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Data Protection Commissioner 'concerned' over household charge collection

Billy Hawkes said the State’s possible use of the ESB to gather information to collect the household charge is a “disturbing development”.

The campaign against Household Tax has the support of TDs Mick Wallace and Luke Flanagan
The campaign against Household Tax has the support of TDs Mick Wallace and Luke Flanagan
Image: Sasko Lazarov/Photocall Ireland

THE EXTENSION OF the power of the State to gather information from non-State agencies is a “somewhat disturbing development” in Ireland, the Data Protection Commissioner has said this morning.

Speaking to Morning Ireland, Billy Hawkes said his office has concerns about the Government’s suggestion that it could ask the ESB for information to ensure it collects a new household charge from each property in Ireland.

The €100 tax is due to be paid by every homeowner by 31 March. However, there has been a steady stream of anti-charge campaigners calling for people not to pay.

Minister for the Environment Phil Hogan had suggested before Christmas that agencies, such as the ESB, could be used to ensure people comply and shell out the payment.

A spokesperson for the Department of the Environment told TheJournal.ie similar processes were put in place to ensure compliance when the second-house tax was introduced in 2009.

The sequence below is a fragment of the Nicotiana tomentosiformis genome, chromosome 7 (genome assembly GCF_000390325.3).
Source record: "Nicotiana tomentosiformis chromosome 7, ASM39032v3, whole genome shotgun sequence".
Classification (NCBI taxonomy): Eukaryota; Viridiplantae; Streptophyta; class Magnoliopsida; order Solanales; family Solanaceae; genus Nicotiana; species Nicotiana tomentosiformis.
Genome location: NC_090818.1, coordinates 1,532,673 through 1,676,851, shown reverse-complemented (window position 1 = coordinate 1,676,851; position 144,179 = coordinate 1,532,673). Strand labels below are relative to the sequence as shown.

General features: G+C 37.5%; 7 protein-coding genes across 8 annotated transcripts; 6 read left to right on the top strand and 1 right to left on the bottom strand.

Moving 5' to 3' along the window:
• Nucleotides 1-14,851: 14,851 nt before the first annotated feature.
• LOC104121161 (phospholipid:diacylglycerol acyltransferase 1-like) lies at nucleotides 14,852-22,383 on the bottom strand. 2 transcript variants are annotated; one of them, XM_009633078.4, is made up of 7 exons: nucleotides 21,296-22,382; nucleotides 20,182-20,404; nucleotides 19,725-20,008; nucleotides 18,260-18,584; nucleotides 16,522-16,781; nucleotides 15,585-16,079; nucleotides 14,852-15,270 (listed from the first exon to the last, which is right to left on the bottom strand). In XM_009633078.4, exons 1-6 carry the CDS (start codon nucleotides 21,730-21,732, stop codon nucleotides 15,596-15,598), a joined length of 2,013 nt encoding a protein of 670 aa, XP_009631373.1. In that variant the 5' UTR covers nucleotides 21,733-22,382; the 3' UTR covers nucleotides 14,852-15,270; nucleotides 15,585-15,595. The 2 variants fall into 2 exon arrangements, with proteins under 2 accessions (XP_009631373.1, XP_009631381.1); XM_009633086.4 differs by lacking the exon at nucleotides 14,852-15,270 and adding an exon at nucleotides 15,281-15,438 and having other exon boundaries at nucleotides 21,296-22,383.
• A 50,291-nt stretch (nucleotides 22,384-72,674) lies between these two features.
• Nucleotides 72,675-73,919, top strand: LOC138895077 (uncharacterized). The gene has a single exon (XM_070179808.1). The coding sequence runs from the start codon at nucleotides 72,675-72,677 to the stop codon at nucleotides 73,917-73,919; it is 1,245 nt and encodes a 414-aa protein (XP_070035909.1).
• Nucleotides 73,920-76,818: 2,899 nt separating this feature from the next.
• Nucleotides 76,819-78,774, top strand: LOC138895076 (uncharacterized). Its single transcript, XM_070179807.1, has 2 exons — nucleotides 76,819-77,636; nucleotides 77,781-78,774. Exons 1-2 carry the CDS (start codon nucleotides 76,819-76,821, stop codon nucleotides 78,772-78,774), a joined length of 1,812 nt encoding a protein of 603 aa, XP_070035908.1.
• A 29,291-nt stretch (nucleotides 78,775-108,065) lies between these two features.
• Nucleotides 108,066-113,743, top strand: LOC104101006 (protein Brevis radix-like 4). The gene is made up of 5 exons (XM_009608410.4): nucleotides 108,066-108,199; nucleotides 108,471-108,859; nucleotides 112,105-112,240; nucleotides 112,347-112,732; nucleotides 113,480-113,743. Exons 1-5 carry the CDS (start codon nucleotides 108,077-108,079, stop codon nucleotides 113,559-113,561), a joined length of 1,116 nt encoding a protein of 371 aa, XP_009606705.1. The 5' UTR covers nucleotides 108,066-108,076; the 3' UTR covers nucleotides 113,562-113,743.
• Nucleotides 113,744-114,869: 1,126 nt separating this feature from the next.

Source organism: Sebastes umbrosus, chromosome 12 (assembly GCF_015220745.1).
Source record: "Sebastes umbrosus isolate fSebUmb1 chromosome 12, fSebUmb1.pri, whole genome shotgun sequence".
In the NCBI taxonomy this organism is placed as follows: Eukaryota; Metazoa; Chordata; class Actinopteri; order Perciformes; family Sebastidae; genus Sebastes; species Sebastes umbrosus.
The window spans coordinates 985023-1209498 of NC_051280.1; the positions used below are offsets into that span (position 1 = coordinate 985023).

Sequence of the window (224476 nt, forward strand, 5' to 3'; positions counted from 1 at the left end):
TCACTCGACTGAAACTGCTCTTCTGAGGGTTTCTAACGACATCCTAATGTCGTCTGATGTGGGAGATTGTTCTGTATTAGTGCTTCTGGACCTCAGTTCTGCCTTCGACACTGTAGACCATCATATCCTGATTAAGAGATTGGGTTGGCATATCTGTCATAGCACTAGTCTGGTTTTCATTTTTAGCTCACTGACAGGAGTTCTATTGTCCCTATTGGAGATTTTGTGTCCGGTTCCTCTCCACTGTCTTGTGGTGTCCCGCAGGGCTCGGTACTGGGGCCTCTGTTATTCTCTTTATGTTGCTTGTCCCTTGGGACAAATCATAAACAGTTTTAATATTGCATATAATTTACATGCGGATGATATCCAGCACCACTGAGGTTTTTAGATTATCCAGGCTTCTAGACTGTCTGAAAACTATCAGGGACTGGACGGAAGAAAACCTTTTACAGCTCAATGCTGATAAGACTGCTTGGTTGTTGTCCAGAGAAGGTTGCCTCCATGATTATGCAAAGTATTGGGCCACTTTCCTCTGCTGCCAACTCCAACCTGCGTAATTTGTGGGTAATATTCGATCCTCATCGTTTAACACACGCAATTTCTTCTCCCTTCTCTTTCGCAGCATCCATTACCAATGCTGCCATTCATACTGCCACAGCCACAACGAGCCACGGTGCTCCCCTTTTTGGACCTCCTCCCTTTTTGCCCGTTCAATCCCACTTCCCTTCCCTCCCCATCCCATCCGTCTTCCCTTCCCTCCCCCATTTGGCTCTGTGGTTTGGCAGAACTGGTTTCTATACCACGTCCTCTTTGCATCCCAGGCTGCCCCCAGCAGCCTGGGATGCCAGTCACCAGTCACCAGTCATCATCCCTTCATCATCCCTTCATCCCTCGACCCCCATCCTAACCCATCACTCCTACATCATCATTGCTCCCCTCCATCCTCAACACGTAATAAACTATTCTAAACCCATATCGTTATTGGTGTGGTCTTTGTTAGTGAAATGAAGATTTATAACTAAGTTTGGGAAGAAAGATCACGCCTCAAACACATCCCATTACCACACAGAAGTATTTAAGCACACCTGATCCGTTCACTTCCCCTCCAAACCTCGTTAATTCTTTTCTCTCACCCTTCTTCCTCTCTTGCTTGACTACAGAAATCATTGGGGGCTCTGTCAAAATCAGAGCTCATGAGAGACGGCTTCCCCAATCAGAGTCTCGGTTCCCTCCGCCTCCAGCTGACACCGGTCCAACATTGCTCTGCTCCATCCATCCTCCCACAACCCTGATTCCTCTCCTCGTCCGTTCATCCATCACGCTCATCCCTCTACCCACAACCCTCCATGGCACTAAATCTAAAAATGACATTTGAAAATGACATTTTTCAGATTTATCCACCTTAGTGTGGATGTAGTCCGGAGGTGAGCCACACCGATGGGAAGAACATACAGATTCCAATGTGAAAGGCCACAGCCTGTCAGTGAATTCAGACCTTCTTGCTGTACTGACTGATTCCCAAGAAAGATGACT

“No data protection issues arose from that,” he said, adding that further clarification is now being sought by the Department.

Included in the Bill

Hawkes confirmed today that it is written into appropriate legislation that the body set up to collect the charge is entitled to get relevant information from such bodies.

“Many people have questioned the extension into the commercial area,” he said. “You don’t expect the State to ask the ESB [for information].”

The Data Protection Commissioner’s concerns over such a move were raised previously when the Government provided for information sharing on the introduction of the second-house tax.

“If there is any such access, it should be for the absolute minimum amount of information – just a name and address,” Hawkes added. “There is a far greater need for discipline in the Government services.”

Two complainants

Those due to pay the tax have been asked to send in a cheque/postal order to the Local Government Management Agency or pay online at www.householdcharge.ie. Online registration has been open since 1 January.

There has already been one complaint about possible deficiencies in the privacy policy of the website.

Hawkes said the issues related to that complaint are regrettable as a short consultation with his office could have avoided such problems.

A second complaint from MEP Paul Murphy claims the website keeps information about a person through drop-down ‘cookies’.

Both complaints are being investigated and the office remains in contact with the Department of the Environment and the ESB, which has duties under Data Protection laws.

Related: Late payment fee warning issued over €100 Household Charge>

Who exactly has to pay the €100 Household Charge?

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